Small Business Success in 2024: Cities that Champion Diversity & Consumer Insights

Small and diverse businesses are an important part of American communities, making it essential to keep a finger on the pulse of what makes them thrive. So, what factors propel these businesses forward, and where in the U.S. are people supporting small and minority-owned businesses the most?

We analyzed online search trends and surveyed American shoppers to find out. Our results reveal the trends, behaviors, and preferences that shape small business support in 2024 and beyond and offer tips for fostering prosperous business ventures.

Key takeaways



Cities supporting minority business diversity

Which major U.S. cities champion diversity in business ownership the most? The first part of our study examines the cities where searches for minority-owned businesses have been highest in the past year. But first, let’s start with an overview of who searched for small businesses the most among the 50 most populated U.S. cities.

Atlanta was the top U.S. city supporting small businesses, based on search volume per 100,000 residents. Following closely were Minneapolis and Miami, showcasing a strong interest in local shopping in these cities.

Tampa, Baltimore, and Denver also ranked high, suggesting their commitment to small business ecosystems. This data reflects a nationwide trend of consumers seeking out small businesses, emphasizing the critical role of these establishments in local communities. By choosing small businesses, consumers directly contribute to their local economies, ensuring that their spending supports local employment, fosters community development, and circulates money within their own neighborhoods.

Atlanta took the lead again as the city in supporting minority-owned businesses, as indicated by online search volume, specifically looking for businesses owned by women, Black, Latino, Asian, and LGBTQ+ people. Minneapolis and Baltimore followed, showing interest in diverse business ownership across these demographics.

Minneapolis and Atlanta consistently appeared across all of these ownership categories, making them hubs for inclusive economic activity. This trend across major U.S. cities reflects their acknowledgment of the value and necessity of small business diversity.

Who supports small businesses the most?

Certain products stood out for attracting more consumer dollars toward small business offerings. In this section, we’ll uncover small business shoppers’ purchasing preferences and priorities.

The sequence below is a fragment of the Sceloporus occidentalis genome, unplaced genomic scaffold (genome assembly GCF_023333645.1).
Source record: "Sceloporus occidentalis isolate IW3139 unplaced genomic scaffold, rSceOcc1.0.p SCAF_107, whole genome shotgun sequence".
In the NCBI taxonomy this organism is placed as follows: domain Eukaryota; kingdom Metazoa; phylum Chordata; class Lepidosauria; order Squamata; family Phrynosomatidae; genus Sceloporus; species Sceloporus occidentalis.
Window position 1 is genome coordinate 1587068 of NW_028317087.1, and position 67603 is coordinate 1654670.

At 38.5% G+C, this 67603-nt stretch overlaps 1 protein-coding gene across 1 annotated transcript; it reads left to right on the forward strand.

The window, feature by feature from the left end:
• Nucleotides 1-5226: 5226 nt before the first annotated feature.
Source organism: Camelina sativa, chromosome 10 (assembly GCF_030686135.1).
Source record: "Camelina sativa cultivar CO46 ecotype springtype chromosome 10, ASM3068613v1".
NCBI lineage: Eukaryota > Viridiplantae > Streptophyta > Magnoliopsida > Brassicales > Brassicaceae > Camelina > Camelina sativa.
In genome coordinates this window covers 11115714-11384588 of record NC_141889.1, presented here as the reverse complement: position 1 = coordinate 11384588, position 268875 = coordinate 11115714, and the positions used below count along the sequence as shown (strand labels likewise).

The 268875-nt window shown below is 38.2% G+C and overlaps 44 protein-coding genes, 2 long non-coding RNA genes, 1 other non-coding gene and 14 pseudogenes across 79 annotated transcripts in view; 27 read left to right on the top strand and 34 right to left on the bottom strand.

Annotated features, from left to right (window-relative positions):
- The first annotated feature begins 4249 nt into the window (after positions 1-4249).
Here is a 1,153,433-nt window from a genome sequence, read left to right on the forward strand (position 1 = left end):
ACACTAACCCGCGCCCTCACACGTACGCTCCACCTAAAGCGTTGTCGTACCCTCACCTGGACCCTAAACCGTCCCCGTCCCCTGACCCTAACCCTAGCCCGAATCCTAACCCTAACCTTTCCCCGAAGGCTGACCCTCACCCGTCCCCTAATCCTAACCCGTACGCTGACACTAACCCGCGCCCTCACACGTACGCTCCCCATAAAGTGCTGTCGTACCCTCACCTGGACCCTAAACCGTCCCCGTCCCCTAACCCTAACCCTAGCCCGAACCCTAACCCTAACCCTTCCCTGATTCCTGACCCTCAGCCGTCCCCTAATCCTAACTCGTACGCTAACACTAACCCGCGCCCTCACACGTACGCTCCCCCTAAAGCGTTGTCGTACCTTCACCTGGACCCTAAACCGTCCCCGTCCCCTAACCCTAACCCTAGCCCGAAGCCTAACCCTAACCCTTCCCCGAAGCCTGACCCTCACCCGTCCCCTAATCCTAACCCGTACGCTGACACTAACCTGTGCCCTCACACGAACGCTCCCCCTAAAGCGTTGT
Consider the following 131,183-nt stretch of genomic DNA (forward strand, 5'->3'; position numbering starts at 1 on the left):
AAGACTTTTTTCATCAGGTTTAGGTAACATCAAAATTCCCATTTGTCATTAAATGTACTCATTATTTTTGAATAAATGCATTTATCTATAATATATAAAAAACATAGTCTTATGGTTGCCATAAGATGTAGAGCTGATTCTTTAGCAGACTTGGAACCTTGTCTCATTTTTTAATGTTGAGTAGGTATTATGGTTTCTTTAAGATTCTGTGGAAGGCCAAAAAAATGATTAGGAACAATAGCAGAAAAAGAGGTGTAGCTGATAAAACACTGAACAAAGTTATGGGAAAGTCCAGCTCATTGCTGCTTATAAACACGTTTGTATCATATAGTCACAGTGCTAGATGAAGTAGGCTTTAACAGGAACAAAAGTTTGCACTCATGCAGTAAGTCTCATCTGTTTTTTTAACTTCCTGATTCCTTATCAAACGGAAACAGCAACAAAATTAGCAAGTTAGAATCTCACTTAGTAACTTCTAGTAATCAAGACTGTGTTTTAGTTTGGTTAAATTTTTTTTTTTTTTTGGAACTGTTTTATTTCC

Most Americans supported small businesses, with 78% regularly shopping at these establishments. Groceries topped the list for the items they purchase most often from small businesses, with 65% of Americans saying they do so regularly. Similarly, bakery goods (53%) and beverages (41%) were also in the top three. Overall, customers have spent an average of $128 per month supporting small businesses, with millennials ($135) and men ($130) spending the most monthly.

Baby boomers most often supported small businesses in the automotive services sector, while Gen Xers opted more for beauty products. Millennials leaned more toward art over other small business product categories, and Gen Z’s favorite was clothing. Women tended toward jewelry sold by small businesses, while men favored beverages — possibly reflecting the recent craft distilling boom.

As for dollar amounts spent, furniture led the way in capturing the most consumer spending supporting small businesses. This echoes a recently increased interest in buying vintage and antique furniture among sustainability-minded consumers who want to reduce waste and support small, independent businesses.

Here’s the full top 10 breakdown of the small business sectors where consumers said they spend the most:

  1. Furniture
  2. Groceries
  3. Automotive repair and maintenance services
  4. Fitness services
  5. Clothing
  6. Pet care products
  7. Eco-friendly products
  8. Home decor
  9. Beverages
  10. Beauty products

These spending patterns not only highlight the most sought-after products in small businesses but also shed light on the values and lifestyles of the customers.